A different approach to PE in Africa
I’m due to moderate a panel on private equity investment at The Global African Investment Summit this week so I’ve been diligently doing my research. I found an excellent interview with Kofi Bucknor, a senior Ghanaian banker and private equity veteran in Africa. He made a number of really interesting points that we then discussed in more detail together later. I plan to bring them up on my panel.
Small is beautiful
Kofi’s central argument was that PE firms in Africa might need to tweak their investment models. He believes that too much money is flowing into too few sectors. As an example, Kofi says that as much as 50% of PE investment in Africa goes into the energy sector, oil and gas and related industries. These tend to be mature businesses that have already established themselves.
Early stage investment
But what about the smaller and medium sized African companies in sectors like health, education and entertainment? Companies that serve a clear consumer need. Investments in small companies operating in these sectors are more likely to have a direct and positive impact on local communities than big one-off investments in mature industries like oil and gas. And it is a profitable strategy too. Investing in businesses at an earlier stage will, over the long term, creating much bigger uplift in returns. In the words of Kofi:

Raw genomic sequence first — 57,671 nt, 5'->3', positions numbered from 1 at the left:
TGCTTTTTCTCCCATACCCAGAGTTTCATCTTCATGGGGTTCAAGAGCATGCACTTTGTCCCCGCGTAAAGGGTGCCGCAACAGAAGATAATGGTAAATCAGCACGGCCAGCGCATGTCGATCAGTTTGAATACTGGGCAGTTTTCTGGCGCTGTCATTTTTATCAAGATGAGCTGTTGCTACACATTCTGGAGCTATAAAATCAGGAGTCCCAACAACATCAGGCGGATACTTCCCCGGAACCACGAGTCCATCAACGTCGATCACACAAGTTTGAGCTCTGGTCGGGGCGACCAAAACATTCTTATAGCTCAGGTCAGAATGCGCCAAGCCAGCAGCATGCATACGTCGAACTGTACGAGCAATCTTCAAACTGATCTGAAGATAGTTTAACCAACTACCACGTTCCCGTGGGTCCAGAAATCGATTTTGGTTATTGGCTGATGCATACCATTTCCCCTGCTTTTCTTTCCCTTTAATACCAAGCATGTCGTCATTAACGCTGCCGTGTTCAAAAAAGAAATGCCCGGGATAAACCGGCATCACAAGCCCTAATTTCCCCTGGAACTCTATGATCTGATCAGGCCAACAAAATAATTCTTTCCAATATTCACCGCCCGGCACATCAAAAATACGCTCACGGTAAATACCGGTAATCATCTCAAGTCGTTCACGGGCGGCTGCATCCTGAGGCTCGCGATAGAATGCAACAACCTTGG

“More time needs to be spent growing businesses and creating giants.”
Mobilise local savings
Kofi also talked about the sources of investment too. He argued that the best way to benefit African communities in the long term was to mobilise domestic savings. Garner money from local sources and use it fund investment vehicles that support local SMEs.
Are Governments holding back business?
However, the greatest challenge to the growth of African domestic business is the macro-economic backdrop. African governments hold far too much debt. And burdensome budget deficits tend to be funded by yet more borrowing. It might be ok if government spending was channelled towards investments that promoted economic growth. But it doesn’t seem to be. The only real impact of all this borrowing is higher interest rates, which are bad for business.
So maybe governments should ‘step out the way’ and borrow less, so the continent can attract the capital it needs. Capital that can then be directed towards investments in businesses that innovate and promote inclusive and sustained economic growth.
I’m really looking forward to discussing these issues, and more, at our panel next week. I hope to see you there!
Rosalind Kainyah, MBE, Founder and Managing Director